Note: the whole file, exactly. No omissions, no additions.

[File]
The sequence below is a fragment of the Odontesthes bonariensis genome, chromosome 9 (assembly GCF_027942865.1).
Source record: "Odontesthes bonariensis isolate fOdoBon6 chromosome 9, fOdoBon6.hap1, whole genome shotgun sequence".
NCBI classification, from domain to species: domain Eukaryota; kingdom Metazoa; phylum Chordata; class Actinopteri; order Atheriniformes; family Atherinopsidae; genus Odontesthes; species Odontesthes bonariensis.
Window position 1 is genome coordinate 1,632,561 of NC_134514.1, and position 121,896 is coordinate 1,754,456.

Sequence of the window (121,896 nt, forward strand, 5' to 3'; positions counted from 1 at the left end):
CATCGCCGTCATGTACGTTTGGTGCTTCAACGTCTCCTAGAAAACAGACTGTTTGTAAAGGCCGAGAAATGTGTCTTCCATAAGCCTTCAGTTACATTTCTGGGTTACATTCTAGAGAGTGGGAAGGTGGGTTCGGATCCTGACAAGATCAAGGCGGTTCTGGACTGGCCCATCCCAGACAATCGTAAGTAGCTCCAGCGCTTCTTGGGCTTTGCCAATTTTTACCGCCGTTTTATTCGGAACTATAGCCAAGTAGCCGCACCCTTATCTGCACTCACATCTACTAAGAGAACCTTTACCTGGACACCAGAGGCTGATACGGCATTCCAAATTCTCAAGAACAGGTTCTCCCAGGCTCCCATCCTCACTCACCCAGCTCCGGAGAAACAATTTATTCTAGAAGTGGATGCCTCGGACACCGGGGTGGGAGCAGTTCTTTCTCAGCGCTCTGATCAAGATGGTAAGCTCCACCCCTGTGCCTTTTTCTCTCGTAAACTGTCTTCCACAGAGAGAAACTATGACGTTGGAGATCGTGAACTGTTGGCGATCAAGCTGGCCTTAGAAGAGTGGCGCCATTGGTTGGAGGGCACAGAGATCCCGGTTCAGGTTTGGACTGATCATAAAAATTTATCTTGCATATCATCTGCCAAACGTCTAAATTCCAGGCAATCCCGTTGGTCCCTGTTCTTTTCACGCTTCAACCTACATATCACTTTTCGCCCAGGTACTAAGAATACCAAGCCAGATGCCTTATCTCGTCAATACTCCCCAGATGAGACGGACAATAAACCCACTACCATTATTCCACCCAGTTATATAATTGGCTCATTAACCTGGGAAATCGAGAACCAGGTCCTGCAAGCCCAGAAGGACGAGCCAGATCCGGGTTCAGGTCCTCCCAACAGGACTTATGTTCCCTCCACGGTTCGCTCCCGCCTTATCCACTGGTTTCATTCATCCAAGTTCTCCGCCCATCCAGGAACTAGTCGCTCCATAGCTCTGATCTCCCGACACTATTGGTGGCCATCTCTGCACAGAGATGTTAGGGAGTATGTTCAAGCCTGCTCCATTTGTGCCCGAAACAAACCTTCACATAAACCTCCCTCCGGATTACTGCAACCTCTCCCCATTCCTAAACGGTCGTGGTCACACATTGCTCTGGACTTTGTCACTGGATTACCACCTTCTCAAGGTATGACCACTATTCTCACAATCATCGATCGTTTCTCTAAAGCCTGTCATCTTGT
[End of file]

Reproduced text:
The sequence below is a fragment of the Odontesthes bonariensis genome, chromosome 9 (assembly GCF_027942865.1).
Source record: "Odontesthes bonariensis isolate fOdoBon6 chromosome 9, fOdoBon6.hap1, whole genome shotgun sequence".
NCBI classification, from domain to species: domain Eukaryota; kingdom Metazoa; phylum Chordata; class Actinopteri; order Atheriniformes; family Atherinopsidae; genus Odontesthes; species Odontesthes bonariensis.
Window position 1 is genome coordinate 1,632,561 of NC_134514.1, and position 121,896 is coordinate 1,754,456.

Sequence of the window (121,896 nt, forward strand, 5' to 3'; positions counted from 1 at the left end):
CATCGCCGTCATGTACGTTTGGTGCTTCAACGTCTCCTAGAAAACAGACTGTTTGTAAAGGCCGAGAAATGTGTCTTCCATAAGCCTTCAGTTACATTTCTGGGTTACATTCTAGAGAGTGGGAAGGTGGGTTCGGATCCTGACAAGATCAAGGCGGTTCTGGACTGGCCCATCCCAGACAATCGTAAGTAGCTCCAGCGCTTCTTGGGCTTTGCCAATTTTTACCGCCGTTTTATTCGGAACTATAGCCAAGTAGCCGCACCCTTATCTGCACTCACATCTACTAAGAGAACCTTTACCTGGACACCAGAGGCTGATACGGCATTCCAAATTCTCAAGAACAGGTTCTCCCAGGCTCCCATCCTCACTCACCCAGCTCCGGAGAAACAATTTATTCTAGAAGTGGATGCCTCGGACACCGGGGTGGGAGCAGTTCTTTCTCAGCGCTCTGATCAAGATGGTAAGCTCCACCCCTGTGCCTTTTTCTCTCGTAAACTGTCTTCCACAGAGAGAAACTATGACGTTGGAGATCGTGAACTGTTGGCGATCAAGCTGGCCTTAGAAGAGTGGCGCCATTGGTTGGAGGGCACAGAGATCCCGGTTCAGGTTTGGACTGATCATAAAAATTTATCTTGCATATCATCTGCCAAACGTCTAAATTCCAGGCAATCCCGTTGGTCCCTGTTCTTTTCACGCTTCAACCTACATATCACTTTTCGCCCAGGTACTAAGAATACCAAGCCAGATGCCTTATCTCGTCAATACTCCCCAGATGAGACGGACAATAAACCCACTACCATTATTCCACCCAGTTATATAATTGGCTCATTAACCTGGGAAATCGAGAACCAGGTCCTGCAAGCCCAGAAGGACGAGCCAGATCCGGGTTCAGGTCCTCCCAACAGGACTTATGTTCCCTCCACGGTTCGCTCCCGCCTTATCCACTGGTTTCATTCATCCAAGTTCTCCGCCCATCCAGGAACTAGTCGCTCCATAGCTCTGATCTCCCGACACTATTGGTGGCCATCTCTGCACAGAGATGTTAGGGAGTATGTTCAAGCCTGCTCCATTTGTGCCCGAAACAAACCTTCACATAAACCTCCCTCCGGATTACTGCAACCTCTCCCCATTCCTAAACGGTCGTGGTCACACATTGCTCTGGACTTTGTCACTGGATTACCACCTTCTCAAGGTATGACCACTATTCTCACAATCATCGATCGTTTCTCTAAAGCCTGTCATCTTGT